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Friday, October 13, 2017

From Voting to Violence in Kenya

From Voting to Violence in Kenya

Kenya Violence
Violence has tarnished elections in Kenya with 2007 Post-Election Violence being the bloodiest on record to date.

Violence has tarnished elections in Kenya with 2007 Post-Election Violence being the bloodiest on record to date.

Kenya's presidential elections have been marked with some type of violence and protests, and the 2007 vote was best known for murder and mayhem along ethnic lines.


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Violence has tarnished elections in Kenya with 2007 Post-Election Violence being the bloodiest on record.

The Issue


Kenya’s President Daniel Toroitich arap Moi stepped down in December 2002 after serving 24 years from 1978-2002 following fair and peaceful elections. Mwai Kibaki, running as the candidate of the multiethnic, united opposition group, the National Rainbow Coalition (NARC), defeated Kenya African National Union (KANU) candidate Uhuru Kenyatta, the son of founding president Jomo Kenyatta, and assumed the presidency.

However, Kibaki's reelection in December 2007 brought charges of voter fraud from Orange Democratic Movement (ODM) candidate Raila Odinga and let loose two months of violence where over 1,000 people died and left over 300,000 people displaced.

Kenya Election Posters

The Mediation


Former UN Secretary-General Kofi Annan spearheaded the peace mediation directed by the African Union 0n January 22, 2008. The 41-day mediation peace talks began three weeks after the Post-Election violence erupted across Kenya, also included former President Benjamin Mkapa of Tanzania, and former South African First Lady Graça Machel and Nigerian Foreign Minister Oluyemi Adeniji.

On February 28, 2008, after six weeks of intense negotiations between the opposition Orange Democratic Movement (ODM) and the Government of Kenya’s Party of National Unity (GoK/PNU), Kofi Annan, said farewell to Kenya a few days later on March 3rd. But this was only the beginning of an even longer and more difficult road ahead toward sustainable peace in Kenya. 

The technical elements were left in the hands of Attorney-General Amos Wako and a team of lawyers whose job it was to draft the necessary bills for the implementation of the power-sharing agreement into law.

The peace mediation continued over the root causes of the crisis left in the hands of Nigerian Foreign Minister Oluyemi Adeniji, who was tasked with addressing the land issue, historical injustices, the cycles of dispossession, and the steps needed to move toward reconciliation.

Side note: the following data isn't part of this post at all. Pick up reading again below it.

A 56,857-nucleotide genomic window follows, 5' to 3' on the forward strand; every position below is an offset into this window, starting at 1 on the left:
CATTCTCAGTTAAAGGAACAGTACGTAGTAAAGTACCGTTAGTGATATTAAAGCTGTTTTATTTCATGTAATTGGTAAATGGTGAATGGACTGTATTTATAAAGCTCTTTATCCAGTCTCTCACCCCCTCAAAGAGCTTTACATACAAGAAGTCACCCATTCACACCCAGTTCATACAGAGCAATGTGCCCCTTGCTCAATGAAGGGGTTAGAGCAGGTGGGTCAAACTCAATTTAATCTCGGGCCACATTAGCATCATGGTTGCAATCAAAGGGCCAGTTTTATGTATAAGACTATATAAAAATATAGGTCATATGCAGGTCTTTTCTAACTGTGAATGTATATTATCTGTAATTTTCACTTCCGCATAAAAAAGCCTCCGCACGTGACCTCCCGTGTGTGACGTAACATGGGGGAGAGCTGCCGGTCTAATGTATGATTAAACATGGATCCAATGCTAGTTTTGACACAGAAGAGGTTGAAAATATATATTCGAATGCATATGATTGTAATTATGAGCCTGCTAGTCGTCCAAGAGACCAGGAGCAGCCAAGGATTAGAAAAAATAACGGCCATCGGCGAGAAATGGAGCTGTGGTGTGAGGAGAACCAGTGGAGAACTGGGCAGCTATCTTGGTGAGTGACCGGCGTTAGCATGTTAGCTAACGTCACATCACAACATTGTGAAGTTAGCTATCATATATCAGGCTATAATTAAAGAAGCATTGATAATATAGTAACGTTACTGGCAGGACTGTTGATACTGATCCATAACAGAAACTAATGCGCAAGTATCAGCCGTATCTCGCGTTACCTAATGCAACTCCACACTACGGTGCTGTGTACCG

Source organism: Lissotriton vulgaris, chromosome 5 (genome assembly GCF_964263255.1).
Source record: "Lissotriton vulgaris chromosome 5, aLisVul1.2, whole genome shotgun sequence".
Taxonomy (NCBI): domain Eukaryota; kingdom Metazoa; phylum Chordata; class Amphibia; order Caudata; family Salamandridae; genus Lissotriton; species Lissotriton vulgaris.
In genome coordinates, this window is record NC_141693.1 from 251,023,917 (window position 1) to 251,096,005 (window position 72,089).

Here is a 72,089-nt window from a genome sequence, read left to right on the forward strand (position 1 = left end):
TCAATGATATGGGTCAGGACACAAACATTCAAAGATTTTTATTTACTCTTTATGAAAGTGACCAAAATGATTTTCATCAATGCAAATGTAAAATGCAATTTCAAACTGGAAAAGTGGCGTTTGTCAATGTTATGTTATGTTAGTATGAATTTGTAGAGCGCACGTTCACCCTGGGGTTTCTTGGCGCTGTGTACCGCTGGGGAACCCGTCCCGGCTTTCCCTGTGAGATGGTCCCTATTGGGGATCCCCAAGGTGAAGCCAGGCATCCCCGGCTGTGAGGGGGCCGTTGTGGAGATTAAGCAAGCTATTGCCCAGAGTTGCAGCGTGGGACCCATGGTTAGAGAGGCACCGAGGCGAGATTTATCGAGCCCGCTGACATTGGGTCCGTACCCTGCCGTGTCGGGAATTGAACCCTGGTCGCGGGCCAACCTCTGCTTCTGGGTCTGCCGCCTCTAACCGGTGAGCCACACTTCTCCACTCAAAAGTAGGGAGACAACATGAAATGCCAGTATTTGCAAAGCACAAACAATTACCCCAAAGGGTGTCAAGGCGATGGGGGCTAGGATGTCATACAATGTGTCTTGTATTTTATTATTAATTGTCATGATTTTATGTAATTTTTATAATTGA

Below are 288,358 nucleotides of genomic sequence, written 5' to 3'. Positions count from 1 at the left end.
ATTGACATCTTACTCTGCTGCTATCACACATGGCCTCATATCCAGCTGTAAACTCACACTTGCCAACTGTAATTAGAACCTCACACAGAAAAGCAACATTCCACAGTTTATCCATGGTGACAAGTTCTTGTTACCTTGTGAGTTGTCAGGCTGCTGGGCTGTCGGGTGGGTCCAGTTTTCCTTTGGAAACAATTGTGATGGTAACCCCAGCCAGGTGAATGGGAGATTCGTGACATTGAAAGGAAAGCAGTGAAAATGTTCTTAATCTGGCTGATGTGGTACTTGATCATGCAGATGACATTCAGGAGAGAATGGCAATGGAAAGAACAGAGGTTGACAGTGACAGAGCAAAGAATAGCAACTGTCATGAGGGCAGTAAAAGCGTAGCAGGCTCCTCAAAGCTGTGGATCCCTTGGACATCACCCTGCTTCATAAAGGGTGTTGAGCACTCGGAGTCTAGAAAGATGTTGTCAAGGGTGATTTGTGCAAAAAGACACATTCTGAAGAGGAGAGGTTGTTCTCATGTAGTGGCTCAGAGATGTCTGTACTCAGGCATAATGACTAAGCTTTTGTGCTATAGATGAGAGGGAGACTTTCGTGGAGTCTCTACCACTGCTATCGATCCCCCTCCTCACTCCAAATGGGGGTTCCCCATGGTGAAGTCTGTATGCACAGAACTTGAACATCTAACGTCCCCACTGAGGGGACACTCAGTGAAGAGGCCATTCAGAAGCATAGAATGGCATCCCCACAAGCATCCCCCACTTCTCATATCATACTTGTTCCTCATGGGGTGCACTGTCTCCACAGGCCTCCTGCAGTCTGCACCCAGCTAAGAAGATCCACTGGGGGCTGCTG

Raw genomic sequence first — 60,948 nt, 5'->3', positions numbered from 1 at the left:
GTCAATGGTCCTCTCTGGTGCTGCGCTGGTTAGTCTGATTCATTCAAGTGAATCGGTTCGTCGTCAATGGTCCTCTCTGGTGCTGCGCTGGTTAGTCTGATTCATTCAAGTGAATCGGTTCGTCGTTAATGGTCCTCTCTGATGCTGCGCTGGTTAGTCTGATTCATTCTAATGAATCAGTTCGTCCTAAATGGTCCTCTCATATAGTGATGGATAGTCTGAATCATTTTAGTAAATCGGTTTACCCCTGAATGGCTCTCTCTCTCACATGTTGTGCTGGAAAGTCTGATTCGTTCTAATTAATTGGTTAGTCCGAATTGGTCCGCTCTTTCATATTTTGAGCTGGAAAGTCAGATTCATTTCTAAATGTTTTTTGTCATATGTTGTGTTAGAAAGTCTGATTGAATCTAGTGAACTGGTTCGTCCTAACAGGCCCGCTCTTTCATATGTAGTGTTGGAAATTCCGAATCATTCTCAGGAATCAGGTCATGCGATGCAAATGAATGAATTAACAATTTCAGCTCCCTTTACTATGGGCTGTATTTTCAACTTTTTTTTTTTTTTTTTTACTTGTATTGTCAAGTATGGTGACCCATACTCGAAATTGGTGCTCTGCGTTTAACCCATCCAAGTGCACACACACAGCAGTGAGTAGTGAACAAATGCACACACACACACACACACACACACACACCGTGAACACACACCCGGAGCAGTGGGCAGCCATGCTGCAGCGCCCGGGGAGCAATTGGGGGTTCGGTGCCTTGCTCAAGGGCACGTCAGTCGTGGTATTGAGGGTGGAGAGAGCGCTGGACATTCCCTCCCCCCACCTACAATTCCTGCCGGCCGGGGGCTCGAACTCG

Kenyan voting protesters

The Solution


The Agreement on the Principles of Partnership of the Coalition Government, was signed by President Mwai Kibaki and the Honorable Raila Odinga on February 28th, putting an end to the crisis.

The Agreement on the Principles of Partnership of the Coalition Government agreement is built on the principles of power sharing. Parties agreed to enact the 2008 National Accord and Reconciliation Act, specifying principles concerning the authority of the prime minister, coalition members, cabinet, and parliament.

The chief mediator Kofi Annan, stated "a crisis presents us with both danger and opportunity. On the one hand, the danger was that this East African nation, previously perceived as an island of political and economic stability and an essential hub for international activity, would allow the election crisis of 2007 to deteriorate into a catastrophic civil war along ethnic lines.  

As messages of hate penetrated the radio waves and a church full of fleeing women and children went up in flames, the echoes of Rwanda and Côte d'Ivoire made this danger a very real one.

The opportunity, on the other hand, was that the crisis could be used to actually address deeply rooted problems: the simmering grievances, repeated ethnic migrations, and the cycles of dispossession which have characterized Kenya’s colonial and postcolonial years. 

This was indeed an opportunity to create a political system which could attempt to address the vast disparities in wealth and the endemic sense of marginalization."

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